An Attempt to Describe the Prayer and Life Workshops (Part 2)

Part 2 of 2

A song by OPM rock band Yano goes this way:

“Banal na aso, Santong kabayo, natatawa ako. Hihihihi.”

This controversial song does not sound foreign at all especially for those who grew up in the 90s.  When radio speakers blared with Yano’s hysteria, there was much controversy over its seeming irreverence and mockery of sanctity. But when its vocalist-songwriter Dong Abay explained the song’s genesis, he said the song was a criticism of religious piety that does not translate to kindness and good deeds.

It echoes Mahatma Gandhi’s popular comment, “I like your Christ, but I don’t like your Christians.”

This is where the Life aspect of the Prayer and Life Workshops comes in.

“I love him / her / them, too”

PLW does not end at teaching prayer methods.  An essential part of the workshops is the Life Experience assignment. Here is one example.

For the whole week, at every opportunity – whether at work, at home, on the road; when with friends, family, strangers; when spending precious time and conversation with special people; when dealing with difficult clients, when irked by reckless drivers – a pilgrim is encouraged to stay calm, breathe and whisper to God, “I love him / her / them, too.”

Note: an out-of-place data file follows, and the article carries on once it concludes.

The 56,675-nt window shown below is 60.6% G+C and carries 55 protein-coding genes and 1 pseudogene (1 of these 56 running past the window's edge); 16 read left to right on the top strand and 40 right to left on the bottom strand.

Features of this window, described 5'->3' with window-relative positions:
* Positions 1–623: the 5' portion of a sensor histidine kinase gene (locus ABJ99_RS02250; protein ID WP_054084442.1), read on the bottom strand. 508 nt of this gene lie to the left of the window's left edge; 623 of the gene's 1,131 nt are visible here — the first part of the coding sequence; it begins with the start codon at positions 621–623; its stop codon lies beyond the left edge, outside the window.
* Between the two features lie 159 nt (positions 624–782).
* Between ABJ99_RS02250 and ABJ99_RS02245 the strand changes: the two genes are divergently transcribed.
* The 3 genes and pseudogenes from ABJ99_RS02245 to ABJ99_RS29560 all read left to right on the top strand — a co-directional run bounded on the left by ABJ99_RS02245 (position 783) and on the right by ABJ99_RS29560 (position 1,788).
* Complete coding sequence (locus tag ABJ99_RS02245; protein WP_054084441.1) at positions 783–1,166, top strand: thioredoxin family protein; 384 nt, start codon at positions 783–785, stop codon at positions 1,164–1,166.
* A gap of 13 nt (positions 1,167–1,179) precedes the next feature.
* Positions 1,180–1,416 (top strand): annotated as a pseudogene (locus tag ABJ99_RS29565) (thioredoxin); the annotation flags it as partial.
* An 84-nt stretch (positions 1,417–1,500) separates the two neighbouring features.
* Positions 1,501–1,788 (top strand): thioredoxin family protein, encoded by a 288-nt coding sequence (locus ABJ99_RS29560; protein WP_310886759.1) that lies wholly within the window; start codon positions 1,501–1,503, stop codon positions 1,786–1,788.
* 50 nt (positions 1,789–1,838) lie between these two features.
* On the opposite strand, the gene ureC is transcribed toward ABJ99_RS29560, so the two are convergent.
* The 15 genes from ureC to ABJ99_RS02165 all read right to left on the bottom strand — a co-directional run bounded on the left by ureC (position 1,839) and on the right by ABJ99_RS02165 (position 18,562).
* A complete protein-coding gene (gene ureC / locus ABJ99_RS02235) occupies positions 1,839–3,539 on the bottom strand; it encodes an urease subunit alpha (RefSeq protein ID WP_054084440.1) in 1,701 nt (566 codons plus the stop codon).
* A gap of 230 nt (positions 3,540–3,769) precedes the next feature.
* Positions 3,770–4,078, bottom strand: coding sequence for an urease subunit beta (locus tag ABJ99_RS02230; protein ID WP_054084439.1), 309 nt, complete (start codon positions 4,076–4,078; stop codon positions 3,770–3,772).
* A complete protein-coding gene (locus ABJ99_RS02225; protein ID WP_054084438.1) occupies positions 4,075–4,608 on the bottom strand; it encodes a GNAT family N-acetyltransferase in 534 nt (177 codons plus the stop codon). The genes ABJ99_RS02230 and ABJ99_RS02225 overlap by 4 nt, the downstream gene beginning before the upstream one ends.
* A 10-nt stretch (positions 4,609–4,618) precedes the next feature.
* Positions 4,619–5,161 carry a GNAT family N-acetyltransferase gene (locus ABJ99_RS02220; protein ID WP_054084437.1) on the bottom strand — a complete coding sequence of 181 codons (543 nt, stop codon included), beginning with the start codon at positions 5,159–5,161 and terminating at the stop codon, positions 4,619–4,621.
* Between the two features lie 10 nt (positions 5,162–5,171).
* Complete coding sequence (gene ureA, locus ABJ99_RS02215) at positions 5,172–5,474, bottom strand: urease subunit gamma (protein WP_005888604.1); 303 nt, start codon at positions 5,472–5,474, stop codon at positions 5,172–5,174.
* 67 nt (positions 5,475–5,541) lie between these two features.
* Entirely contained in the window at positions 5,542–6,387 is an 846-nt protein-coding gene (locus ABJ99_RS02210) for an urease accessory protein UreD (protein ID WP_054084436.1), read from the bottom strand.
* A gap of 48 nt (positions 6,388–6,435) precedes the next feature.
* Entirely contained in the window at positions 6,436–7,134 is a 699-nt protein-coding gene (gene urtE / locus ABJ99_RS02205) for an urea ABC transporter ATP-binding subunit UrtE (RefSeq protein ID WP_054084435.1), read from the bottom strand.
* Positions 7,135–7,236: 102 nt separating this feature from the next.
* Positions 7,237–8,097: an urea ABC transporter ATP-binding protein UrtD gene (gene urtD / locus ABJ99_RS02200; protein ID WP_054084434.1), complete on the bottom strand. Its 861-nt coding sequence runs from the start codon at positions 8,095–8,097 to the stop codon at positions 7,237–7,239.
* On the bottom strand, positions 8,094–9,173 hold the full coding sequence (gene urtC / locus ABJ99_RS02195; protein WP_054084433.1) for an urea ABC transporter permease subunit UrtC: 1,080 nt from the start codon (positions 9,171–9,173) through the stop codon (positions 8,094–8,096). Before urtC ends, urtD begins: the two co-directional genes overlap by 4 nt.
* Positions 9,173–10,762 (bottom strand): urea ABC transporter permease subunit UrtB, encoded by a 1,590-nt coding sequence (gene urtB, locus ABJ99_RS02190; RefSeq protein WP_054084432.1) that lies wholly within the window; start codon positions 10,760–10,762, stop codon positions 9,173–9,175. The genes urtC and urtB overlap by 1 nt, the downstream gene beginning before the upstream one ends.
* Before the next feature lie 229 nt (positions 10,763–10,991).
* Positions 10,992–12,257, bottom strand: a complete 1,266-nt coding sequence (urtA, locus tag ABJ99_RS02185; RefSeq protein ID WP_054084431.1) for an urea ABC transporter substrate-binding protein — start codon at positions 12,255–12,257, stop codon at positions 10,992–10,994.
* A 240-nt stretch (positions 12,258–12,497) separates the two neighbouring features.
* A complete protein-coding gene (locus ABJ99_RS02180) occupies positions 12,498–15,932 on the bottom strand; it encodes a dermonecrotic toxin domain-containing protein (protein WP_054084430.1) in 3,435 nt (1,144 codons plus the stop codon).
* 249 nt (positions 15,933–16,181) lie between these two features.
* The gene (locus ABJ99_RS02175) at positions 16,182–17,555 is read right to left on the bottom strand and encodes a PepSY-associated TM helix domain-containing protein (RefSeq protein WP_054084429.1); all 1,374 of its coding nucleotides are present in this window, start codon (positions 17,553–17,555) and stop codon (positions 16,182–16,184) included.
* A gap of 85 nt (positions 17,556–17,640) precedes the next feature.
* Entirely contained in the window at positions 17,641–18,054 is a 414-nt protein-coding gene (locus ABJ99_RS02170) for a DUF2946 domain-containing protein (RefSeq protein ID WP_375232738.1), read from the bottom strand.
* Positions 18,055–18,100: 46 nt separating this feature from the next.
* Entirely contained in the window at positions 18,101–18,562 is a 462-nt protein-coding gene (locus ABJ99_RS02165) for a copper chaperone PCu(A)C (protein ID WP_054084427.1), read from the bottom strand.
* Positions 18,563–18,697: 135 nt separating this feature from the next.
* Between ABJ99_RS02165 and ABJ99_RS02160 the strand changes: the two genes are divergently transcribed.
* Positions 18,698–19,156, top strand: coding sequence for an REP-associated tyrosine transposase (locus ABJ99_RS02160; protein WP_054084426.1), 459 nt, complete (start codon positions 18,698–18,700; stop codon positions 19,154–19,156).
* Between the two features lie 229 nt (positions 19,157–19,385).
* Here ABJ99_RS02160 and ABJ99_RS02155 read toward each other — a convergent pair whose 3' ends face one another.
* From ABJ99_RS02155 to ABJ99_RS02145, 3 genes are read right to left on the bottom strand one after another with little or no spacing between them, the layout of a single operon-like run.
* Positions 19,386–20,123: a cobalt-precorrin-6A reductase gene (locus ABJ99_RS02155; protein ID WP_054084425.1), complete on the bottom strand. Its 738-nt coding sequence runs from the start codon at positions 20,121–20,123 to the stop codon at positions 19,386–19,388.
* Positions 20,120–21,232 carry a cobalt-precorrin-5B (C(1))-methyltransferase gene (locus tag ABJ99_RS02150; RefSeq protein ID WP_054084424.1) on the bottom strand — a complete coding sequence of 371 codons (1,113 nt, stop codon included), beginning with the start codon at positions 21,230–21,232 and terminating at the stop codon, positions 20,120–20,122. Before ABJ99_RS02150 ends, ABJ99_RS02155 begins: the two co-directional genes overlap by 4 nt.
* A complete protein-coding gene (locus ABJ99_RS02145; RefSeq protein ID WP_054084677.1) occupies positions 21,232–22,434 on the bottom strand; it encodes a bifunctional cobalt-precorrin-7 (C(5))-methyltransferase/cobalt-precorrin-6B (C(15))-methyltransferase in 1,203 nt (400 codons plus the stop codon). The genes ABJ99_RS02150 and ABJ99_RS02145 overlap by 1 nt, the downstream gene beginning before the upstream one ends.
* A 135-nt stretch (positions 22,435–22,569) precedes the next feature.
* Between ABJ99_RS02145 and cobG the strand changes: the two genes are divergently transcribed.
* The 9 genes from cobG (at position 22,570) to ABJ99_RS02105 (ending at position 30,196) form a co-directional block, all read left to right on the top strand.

When practiced regularly together with daily solitary moments with Papa God (we are encouraged to call Him terms of endearment, as “Abba” loosely translates to something as intimate and personal as “Daddykins”), the life experience assignments make us more aware and more inclined to choose to act with kindness, peace and love.

Taking God seriously

Prayer then does not remain an isolated island of pleas, requests, and desperation. Prayer becomes a date with God where no words are necessary;  it simply, and sweetly, becomes a pit stop where one can recharge with God’s love (in Brother Bo’s words, to refill our Love Tank).  As one becomes full with God’s love, he spills over with God’s love, and whispering “I love him / her, too” to everyone becomes automatic.

The PLW is worth trying if one would like to, in founder Ignacio Larranaga’s words, “take God seriously” through prayer and a life of peace. Of course, for prayer to work on a pilgrim, it takes two things: constant practice, and significantly, God’s grace.

For more information about the PLW, visit www.plwphil.com and / or like Prayer and Life Workshops – Bacolod on Facebook.

 

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